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August 4, 2012

E-lawyers Offer Tips on Delivering Unbundled Legal Services

To expand business during the bad economy, more lawyers than ever are providing unbundled legal services. Just as iTunes allows consumers to buy specific tracks off an album for a cheaper price than paying for a full album, this kind of representation allows clients to pick and choose what they want from a lawyer, usually for less money than full representation.

At an Aug. 3 ABA Annual Meeting program, “Delivering ‘Unbundled Legal Services’ Over the Internet,” sponsored by the Standing Committee on the Delivery of Legal Services, a panel of experts on e-lawyering discussed the trend of providing limited-scope representation.

For those interested in offering such services, panelists Richard Granat of Granat Legal Services; Will Hornsby, staff counsel for the ABA; and Stephanie Kimbro of Burton Law LLC, shared these best practices:

Get an agreement in writing. Informed consent is very important when dealing with unbundling, according to the panelists. When providing limited-scope representation, you should confirm all agreements in writing, so clients know what you are responsible for.

Do not exceed the scope of your agreement. You may amend your agreement at any time to add or take away duties, but you should always get signed permission from your client first, especially if these new duties will increase the cost of services.

Create a checklist of duties for your client. There may be many tasks for your client to do, so developing a checklist with timelines will help them hold up their part of the agreement—without delaying yours.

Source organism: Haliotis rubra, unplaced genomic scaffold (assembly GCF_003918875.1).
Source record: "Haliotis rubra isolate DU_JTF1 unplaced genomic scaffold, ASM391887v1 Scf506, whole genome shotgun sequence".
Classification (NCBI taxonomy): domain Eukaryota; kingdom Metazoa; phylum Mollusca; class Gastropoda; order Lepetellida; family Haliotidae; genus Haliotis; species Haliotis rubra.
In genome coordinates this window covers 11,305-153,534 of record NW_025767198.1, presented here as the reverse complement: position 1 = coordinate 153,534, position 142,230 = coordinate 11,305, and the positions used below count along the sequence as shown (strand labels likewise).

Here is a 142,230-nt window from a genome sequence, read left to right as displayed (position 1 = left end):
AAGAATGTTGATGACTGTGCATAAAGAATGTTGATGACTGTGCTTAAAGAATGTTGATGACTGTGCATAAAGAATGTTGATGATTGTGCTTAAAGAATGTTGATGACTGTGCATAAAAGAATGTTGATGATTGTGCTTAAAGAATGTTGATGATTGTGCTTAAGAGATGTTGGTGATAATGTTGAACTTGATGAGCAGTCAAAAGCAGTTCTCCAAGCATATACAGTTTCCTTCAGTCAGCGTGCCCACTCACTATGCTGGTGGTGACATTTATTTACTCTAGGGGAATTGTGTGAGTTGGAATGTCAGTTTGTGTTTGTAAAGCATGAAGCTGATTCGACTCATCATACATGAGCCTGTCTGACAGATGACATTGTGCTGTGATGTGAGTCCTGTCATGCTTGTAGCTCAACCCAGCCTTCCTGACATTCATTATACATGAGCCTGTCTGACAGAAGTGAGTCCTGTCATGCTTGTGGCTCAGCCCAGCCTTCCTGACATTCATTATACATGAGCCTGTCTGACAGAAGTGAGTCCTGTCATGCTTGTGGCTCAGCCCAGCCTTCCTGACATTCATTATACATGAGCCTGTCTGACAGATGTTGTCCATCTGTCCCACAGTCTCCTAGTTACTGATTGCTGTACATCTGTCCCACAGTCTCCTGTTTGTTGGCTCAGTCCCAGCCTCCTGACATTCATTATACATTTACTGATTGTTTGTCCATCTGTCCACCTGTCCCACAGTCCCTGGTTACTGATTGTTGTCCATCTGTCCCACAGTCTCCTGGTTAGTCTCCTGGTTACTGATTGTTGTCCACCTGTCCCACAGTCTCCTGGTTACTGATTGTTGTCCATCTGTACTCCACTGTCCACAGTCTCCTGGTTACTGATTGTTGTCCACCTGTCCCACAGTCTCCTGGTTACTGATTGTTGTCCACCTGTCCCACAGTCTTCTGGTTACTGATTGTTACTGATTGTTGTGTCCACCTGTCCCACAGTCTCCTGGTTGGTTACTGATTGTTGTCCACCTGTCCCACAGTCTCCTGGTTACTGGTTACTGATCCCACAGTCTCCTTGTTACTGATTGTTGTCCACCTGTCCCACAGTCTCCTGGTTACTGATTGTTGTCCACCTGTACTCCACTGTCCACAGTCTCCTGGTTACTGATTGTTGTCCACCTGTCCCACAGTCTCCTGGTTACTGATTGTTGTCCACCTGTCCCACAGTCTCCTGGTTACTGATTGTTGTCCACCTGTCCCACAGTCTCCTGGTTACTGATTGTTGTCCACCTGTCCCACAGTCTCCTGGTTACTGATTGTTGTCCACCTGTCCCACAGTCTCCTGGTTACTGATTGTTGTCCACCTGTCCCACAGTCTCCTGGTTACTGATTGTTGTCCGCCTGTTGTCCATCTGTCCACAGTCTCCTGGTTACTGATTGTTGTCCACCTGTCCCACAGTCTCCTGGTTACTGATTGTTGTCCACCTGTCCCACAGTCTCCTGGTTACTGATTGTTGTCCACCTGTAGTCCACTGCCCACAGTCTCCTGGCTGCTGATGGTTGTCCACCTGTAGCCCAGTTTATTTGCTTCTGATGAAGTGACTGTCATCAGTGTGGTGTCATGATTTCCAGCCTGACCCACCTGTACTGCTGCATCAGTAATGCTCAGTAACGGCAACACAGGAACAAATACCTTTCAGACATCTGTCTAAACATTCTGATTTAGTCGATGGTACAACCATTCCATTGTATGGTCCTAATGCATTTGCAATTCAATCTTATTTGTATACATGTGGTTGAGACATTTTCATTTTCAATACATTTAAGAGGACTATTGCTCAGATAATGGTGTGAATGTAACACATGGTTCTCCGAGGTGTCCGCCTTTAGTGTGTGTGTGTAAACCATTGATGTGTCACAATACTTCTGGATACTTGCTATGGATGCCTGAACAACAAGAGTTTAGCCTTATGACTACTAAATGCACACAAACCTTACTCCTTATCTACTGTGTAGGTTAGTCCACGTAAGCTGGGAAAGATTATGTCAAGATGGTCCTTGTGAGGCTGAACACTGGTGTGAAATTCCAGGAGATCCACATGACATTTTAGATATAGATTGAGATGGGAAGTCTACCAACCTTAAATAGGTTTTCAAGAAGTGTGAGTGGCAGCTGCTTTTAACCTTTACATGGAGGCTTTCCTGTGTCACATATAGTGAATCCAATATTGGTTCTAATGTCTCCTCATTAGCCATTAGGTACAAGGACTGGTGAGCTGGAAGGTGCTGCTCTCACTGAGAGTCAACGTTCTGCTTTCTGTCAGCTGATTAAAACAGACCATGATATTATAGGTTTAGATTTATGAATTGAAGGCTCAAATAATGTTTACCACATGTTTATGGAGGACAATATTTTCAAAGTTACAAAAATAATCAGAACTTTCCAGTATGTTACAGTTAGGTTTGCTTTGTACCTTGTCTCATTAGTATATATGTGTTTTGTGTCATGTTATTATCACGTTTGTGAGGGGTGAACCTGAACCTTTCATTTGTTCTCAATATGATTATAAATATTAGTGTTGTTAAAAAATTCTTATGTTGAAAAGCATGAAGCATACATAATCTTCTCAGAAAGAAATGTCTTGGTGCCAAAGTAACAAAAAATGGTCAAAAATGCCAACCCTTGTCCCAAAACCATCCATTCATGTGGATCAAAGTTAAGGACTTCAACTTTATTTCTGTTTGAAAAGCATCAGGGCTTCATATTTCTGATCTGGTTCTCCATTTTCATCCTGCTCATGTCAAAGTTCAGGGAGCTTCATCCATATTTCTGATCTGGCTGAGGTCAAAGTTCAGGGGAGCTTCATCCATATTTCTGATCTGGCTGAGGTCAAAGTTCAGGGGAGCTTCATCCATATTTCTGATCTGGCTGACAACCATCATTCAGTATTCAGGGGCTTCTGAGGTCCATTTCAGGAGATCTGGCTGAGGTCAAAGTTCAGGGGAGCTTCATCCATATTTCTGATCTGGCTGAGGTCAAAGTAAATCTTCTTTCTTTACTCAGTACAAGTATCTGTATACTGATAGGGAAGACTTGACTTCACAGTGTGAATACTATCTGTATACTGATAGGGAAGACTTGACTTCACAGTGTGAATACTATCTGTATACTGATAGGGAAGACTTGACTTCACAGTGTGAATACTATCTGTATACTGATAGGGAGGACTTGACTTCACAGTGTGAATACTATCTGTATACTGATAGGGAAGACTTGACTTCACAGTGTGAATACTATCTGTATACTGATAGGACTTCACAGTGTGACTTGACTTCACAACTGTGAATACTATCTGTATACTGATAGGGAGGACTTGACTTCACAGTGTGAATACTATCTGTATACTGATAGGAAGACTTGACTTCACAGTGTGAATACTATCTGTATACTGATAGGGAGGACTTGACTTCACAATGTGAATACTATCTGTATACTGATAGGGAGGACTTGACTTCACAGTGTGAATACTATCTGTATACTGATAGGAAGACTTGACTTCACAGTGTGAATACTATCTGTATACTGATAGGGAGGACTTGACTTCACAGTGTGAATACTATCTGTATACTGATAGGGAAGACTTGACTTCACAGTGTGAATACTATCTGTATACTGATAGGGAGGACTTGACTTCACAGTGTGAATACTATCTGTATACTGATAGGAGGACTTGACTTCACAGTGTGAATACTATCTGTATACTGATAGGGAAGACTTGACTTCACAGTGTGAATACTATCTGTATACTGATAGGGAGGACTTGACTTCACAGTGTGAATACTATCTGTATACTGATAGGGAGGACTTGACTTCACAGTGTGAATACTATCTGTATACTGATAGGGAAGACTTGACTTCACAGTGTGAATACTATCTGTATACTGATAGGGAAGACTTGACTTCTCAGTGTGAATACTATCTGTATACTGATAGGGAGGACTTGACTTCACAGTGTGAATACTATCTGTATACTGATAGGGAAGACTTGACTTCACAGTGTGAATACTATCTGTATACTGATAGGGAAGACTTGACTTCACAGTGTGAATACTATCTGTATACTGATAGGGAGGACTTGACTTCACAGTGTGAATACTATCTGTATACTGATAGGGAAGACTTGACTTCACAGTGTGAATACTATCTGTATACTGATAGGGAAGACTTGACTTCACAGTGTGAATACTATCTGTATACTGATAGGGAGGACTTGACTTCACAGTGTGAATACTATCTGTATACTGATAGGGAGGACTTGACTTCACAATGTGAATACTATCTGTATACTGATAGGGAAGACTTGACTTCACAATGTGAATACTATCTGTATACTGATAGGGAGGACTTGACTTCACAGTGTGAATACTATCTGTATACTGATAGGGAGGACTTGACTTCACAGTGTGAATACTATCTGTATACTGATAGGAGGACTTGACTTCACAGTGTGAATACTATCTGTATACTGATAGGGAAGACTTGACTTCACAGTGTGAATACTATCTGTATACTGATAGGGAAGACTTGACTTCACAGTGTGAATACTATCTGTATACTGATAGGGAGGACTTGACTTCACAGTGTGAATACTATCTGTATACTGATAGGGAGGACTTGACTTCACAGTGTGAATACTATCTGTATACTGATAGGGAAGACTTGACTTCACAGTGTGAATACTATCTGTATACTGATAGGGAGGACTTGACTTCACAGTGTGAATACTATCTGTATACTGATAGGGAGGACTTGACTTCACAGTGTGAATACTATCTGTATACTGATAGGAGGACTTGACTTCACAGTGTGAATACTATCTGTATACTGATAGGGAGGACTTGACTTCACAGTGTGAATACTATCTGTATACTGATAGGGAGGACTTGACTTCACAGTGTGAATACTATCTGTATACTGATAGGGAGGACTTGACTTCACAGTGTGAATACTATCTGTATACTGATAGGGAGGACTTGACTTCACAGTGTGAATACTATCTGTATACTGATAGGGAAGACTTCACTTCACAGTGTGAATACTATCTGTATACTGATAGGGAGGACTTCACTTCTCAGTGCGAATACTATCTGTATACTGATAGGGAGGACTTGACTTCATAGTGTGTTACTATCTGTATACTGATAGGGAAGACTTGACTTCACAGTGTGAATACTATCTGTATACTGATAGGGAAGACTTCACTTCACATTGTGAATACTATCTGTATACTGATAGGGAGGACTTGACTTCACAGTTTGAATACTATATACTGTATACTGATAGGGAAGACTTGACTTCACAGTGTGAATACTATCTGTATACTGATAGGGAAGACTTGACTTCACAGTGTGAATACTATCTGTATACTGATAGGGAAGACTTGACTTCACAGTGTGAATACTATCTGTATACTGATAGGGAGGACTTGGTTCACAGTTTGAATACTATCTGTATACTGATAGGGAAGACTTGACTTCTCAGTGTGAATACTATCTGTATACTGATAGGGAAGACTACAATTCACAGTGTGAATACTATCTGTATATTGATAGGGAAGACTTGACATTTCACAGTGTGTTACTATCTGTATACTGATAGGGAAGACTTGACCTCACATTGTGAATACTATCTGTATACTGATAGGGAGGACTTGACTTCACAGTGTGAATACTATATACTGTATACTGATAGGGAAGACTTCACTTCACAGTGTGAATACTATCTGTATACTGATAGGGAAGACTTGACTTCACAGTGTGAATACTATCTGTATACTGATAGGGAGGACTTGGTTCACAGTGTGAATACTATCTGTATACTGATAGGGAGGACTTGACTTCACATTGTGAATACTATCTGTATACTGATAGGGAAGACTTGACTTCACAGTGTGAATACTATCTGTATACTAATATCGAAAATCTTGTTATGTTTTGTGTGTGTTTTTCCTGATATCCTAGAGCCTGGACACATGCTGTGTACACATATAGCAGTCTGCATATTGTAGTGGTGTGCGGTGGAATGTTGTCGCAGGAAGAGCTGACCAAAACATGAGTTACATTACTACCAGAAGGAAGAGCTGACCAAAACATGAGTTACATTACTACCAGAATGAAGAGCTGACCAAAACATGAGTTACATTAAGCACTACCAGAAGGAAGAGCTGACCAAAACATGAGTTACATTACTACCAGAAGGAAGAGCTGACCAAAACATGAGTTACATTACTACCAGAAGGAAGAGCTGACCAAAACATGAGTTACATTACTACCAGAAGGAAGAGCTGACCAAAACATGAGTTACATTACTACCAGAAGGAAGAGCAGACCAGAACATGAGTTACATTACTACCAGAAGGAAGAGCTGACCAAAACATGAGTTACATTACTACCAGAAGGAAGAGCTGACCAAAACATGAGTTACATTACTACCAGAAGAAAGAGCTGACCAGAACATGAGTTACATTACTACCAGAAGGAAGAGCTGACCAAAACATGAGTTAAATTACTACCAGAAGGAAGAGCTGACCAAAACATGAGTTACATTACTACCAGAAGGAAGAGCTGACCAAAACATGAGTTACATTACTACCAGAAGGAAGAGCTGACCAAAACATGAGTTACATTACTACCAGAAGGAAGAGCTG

Learn your state’s ghostwriting laws. Depending on where you live, your client may or may not have to inform the judge that he or she used the help of an attorney in pro se litigation. In some states, judges may even require clients to identify their attorney.

Educate your client. Make sure your client is fully aware of everything you are responsible for, and—more important—you should inform them of what you are not responsible for.

Get feedback from your client and adjust your procedures accordingly. Also, keep digital records of all interaction with your client.

After representation, terminate the limited-scope agreement. You should always get a signed termination agreement after you finish your work with a client. If there are any additional steps that your client must do after the agreement, it is a good practice to follow up with them to make sure they have turned in any final paperwork or anything else you could be held liable for.

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